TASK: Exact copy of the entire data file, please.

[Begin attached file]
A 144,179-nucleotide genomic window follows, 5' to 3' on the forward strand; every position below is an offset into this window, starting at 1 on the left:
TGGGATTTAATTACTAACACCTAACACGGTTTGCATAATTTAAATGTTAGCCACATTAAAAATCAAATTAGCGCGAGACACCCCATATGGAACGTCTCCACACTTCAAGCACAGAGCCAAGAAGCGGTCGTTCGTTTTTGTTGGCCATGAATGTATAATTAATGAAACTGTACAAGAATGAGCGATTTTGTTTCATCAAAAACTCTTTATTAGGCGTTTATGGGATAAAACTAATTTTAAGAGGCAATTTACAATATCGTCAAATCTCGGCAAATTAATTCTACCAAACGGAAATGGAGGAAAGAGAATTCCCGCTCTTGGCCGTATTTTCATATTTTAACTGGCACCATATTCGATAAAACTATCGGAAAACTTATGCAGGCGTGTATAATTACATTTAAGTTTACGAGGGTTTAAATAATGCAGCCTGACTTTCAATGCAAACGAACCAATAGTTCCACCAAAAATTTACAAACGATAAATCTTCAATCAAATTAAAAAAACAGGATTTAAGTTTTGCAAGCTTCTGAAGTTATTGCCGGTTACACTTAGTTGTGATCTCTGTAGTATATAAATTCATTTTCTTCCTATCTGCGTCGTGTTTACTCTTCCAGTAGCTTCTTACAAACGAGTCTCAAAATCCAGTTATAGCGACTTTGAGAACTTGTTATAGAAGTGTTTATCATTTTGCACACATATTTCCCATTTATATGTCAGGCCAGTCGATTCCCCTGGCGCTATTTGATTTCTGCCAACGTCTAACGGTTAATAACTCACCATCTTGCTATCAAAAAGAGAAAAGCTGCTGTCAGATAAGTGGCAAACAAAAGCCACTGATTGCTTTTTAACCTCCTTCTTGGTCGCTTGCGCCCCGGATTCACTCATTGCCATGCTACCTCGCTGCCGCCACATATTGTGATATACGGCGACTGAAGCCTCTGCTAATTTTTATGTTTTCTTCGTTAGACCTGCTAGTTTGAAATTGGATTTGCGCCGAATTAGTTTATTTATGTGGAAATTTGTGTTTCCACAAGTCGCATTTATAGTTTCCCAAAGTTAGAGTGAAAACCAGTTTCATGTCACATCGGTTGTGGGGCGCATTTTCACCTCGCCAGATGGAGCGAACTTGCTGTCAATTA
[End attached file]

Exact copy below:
A 144,179-nucleotide genomic window follows, 5' to 3' on the forward strand; every position below is an offset into this window, starting at 1 on the left:
TGGGATTTAATTACTAACACCTAACACGGTTTGCATAATTTAAATGTTAGCCACATTAAAAATCAAATTAGCGCGAGACACCCCATATGGAACGTCTCCACACTTCAAGCACAGAGCCAAGAAGCGGTCGTTCGTTTTTGTTGGCCATGAATGTATAATTAATGAAACTGTACAAGAATGAGCGATTTTGTTTCATCAAAAACTCTTTATTAGGCGTTTATGGGATAAAACTAATTTTAAGAGGCAATTTACAATATCGTCAAATCTCGGCAAATTAATTCTACCAAACGGAAATGGAGGAAAGAGAATTCCCGCTCTTGGCCGTATTTTCATATTTTAACTGGCACCATATTCGATAAAACTATCGGAAAACTTATGCAGGCGTGTATAATTACATTTAAGTTTACGAGGGTTTAAATAATGCAGCCTGACTTTCAATGCAAACGAACCAATAGTTCCACCAAAAATTTACAAACGATAAATCTTCAATCAAATTAAAAAAACAGGATTTAAGTTTTGCAAGCTTCTGAAGTTATTGCCGGTTACACTTAGTTGTGATCTCTGTAGTATATAAATTCATTTTCTTCCTATCTGCGTCGTGTTTACTCTTCCAGTAGCTTCTTACAAACGAGTCTCAAAATCCAGTTATAGCGACTTTGAGAACTTGTTATAGAAGTGTTTATCATTTTGCACACATATTTCCCATTTATATGTCAGGCCAGTCGATTCCCCTGGCGCTATTTGATTTCTGCCAACGTCTAACGGTTAATAACTCACCATCTTGCTATCAAAAAGAGAAAAGCTGCTGTCAGATAAGTGGCAAACAAAAGCCACTGATTGCTTTTTAACCTCCTTCTTGGTCGCTTGCGCCCCGGATTCACTCATTGCCATGCTACCTCGCTGCCGCCACATATTGTGATATACGGCGACTGAAGCCTCTGCTAATTTTTATGTTTTCTTCGTTAGACCTGCTAGTTTGAAATTGGATTTGCGCCGAATTAGTTTATTTATGTGGAAATTTGTGTTTCCACAAGTCGCATTTATAGTTTCCCAAAGTTAGAGTGAAAACCAGTTTCATGTCACATCGGTTGTGGGGCGCATTTTCACCTCGCCAGATGGAGCGAACTTGCTGTCAATTA